As Jair Bolsonaro claimed victory in the Brazilian presidential election, news outlets quickly dubbed him the “Trump of the Tropics,” pointing to the authoritarian and anti-establishment orientation that have marked the rise of the New Right in the Americas. At the same time, however, the overlapping racialized and gendered logics that propelled the ascendancy of Trump and Bolsonaro are rarely the subject of sustained public discussion. Instead, narratives of national exceptionalism, such as the constant invocation of Brazil’s history of racial mixing and its status as a majority black and brown country, obscure the hemispheric trajectories of white supremacy.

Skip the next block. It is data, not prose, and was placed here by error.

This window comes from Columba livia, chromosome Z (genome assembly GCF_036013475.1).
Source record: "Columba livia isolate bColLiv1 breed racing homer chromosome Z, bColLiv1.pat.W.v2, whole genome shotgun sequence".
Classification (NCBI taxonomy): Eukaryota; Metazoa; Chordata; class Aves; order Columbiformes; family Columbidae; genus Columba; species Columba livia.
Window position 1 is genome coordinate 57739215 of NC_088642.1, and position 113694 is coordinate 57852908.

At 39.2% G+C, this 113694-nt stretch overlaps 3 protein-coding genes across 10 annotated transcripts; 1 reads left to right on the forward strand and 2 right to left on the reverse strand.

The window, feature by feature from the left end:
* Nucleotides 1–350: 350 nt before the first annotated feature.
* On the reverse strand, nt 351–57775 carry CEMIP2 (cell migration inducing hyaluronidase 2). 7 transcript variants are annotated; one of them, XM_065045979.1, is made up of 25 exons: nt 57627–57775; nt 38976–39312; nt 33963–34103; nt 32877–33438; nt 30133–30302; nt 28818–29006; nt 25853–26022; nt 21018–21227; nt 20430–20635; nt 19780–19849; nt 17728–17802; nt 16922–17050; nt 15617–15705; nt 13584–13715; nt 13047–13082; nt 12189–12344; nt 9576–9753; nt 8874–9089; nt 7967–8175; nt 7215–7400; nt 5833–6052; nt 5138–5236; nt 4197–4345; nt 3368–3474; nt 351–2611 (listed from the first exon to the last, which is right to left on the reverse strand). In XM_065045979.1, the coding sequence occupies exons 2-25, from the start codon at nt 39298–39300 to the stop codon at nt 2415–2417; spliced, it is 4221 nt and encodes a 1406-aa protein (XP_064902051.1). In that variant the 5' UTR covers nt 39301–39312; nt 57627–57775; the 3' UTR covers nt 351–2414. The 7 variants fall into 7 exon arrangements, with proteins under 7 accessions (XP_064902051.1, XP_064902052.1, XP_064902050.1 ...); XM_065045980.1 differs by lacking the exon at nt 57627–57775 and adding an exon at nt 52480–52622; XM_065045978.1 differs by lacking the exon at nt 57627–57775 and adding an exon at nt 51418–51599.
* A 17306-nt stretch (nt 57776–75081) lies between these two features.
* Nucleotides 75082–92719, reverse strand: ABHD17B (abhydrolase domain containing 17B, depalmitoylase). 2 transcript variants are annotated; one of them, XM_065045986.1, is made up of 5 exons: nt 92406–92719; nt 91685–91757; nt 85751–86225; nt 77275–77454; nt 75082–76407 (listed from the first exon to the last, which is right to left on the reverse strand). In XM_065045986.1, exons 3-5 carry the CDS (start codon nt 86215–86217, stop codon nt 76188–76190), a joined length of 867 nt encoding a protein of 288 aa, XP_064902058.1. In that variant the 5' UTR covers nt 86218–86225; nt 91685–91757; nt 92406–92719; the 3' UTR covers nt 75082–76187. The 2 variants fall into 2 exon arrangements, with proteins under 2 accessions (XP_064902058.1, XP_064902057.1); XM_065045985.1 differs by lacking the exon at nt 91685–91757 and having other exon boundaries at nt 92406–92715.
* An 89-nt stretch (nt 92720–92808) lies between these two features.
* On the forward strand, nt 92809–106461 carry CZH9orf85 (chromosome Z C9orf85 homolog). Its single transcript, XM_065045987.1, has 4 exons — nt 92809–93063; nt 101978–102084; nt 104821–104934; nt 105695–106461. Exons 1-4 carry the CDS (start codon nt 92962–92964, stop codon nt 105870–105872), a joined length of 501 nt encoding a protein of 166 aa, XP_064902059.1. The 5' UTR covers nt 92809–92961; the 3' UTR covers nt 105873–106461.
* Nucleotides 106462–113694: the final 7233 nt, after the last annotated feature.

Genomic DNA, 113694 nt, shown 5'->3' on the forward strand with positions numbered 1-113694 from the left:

Reading Juliet Hooker’s award-winning Theorizing Race in the Americas in this context is a welcome disruption of the national silos that prevent an interrogation of the entangled histories of native genocide, black slavery, and settler colonialism that...

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